Historical society book talk stays close to home

–photos by Erik Trautmann/Hearst Connecticut Media

A traveler does not have to go far to experience new places. In a state like Connecticut, they can literally be right around the corner.
That’s the message author and historian Marty Podskoch delivered when he gave a presentation Thursday, Feb. 21, on his new book at the Wilton Historical Society.
Titled “The Connecticut 169 Club: Your Passport and Guide to Exploring Connecticut,” Podskoch’s new book details all 169 towns, cities and villages in Connecticut. The inspiration came from a similar group in Vermont, Podskoch said. That group, called the 251 club of Vermont, hosts annual meetings and encourages members to visit the 251 towns in the state.
“If it wasn’t for that book, there wouldn’t be the 169 club,” Podskoch said.
The Connecticut guide book, which is Podskoch’s ninth book, involved nearly two years of collaborative effort. He said he worked with writers, historians and officials to put it together.
“I asked them to write 500 to 600 words about their town,” he said and added this could give readers a chance to learn some information about each town they visit.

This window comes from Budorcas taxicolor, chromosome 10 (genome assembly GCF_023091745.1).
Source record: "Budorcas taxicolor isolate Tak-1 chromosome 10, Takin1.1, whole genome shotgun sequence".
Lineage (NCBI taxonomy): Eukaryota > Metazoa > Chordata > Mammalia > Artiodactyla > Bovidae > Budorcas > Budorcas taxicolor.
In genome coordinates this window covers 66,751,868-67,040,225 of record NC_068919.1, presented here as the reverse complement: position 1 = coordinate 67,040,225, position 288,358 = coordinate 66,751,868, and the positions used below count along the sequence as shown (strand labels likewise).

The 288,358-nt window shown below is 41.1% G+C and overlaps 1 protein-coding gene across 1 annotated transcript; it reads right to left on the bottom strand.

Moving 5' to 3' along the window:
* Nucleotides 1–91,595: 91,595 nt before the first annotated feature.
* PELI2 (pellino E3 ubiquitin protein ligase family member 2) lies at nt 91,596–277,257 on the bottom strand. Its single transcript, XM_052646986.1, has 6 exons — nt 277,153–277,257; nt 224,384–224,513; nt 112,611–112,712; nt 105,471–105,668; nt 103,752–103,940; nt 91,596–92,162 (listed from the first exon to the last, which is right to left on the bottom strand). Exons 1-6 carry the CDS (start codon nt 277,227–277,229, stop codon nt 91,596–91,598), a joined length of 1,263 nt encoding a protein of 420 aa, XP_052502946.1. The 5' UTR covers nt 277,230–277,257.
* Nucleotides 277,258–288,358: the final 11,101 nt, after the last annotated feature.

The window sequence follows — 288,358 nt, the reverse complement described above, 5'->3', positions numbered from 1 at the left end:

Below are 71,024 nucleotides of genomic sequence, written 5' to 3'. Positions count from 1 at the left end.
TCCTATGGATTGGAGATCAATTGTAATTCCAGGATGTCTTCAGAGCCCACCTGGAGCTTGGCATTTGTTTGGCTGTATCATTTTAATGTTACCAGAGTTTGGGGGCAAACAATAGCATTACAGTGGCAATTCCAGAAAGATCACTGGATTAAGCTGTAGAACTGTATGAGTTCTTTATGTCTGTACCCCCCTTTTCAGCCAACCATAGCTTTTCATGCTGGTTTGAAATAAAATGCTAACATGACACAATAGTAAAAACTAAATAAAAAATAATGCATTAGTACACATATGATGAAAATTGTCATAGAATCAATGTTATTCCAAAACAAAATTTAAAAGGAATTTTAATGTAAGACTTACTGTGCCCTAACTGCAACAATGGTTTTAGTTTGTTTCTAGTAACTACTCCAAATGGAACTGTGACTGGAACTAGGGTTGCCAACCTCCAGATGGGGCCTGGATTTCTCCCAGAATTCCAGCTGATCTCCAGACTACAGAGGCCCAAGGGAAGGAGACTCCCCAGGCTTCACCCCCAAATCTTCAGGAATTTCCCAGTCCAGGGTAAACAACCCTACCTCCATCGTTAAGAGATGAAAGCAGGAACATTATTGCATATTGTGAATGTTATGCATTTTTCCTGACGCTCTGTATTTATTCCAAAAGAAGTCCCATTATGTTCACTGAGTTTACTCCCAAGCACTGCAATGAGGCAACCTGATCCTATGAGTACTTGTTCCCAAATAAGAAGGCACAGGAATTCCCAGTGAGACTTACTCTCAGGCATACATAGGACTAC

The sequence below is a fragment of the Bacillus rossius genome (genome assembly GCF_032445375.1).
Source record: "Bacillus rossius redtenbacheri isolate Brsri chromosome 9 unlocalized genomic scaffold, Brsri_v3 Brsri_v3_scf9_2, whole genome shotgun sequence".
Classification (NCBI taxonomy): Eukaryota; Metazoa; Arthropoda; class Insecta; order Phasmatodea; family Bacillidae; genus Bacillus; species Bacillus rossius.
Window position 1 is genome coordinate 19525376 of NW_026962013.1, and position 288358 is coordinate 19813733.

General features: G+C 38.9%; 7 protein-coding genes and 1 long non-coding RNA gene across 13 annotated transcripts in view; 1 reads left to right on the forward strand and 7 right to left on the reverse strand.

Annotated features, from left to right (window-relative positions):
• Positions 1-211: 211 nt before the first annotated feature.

The 169 club is an informal group where owners of Podskoch’s book can travel around Connecticut getting signatures from a location in each town, city or village. Since publishing the book, Podskoch has already checked off 109 locations. The book encourages readers to be interactive in learning about locations around the state.
“Make sure to stop and get photos,” he added.
On Sept. 7, the “club” will gather at Baltic Restaurant at 237 New Britain Road in Berlin. The dinner does not require that members have visited all 169 towns. Readers are encouraged to share their stories on traveling the state. The “Leatherman Award” will be given to those who have completed visiting all 169 towns, Podskoch said.
Historical society co-director Allison Sanders, who contributed the chapter on Wilton, said the award was named after the Leatherman, a traveler first seen in the late 1800s. The Leatherman led a hermit-like existence and traveled a route of 365 miles.
“He would stay in caves he found,” Sanders said. “He was well- documented as going through Wilton.”
People would leave food out for him and it was considered lucky if he were to take your food, she added. Students would be let out of school if the Leatherman walked by to wave hello.
“He was embraced by the community,” Sanders said.
Podskoch said he encourages all readers to get out and learn about the state. While speaking in Warren he met the wife of Scott Peck, author of “The Road Less Traveled.”
“That’s what I’m going to ask everyone to do,” Podskoch said. “Take the road less traveled.”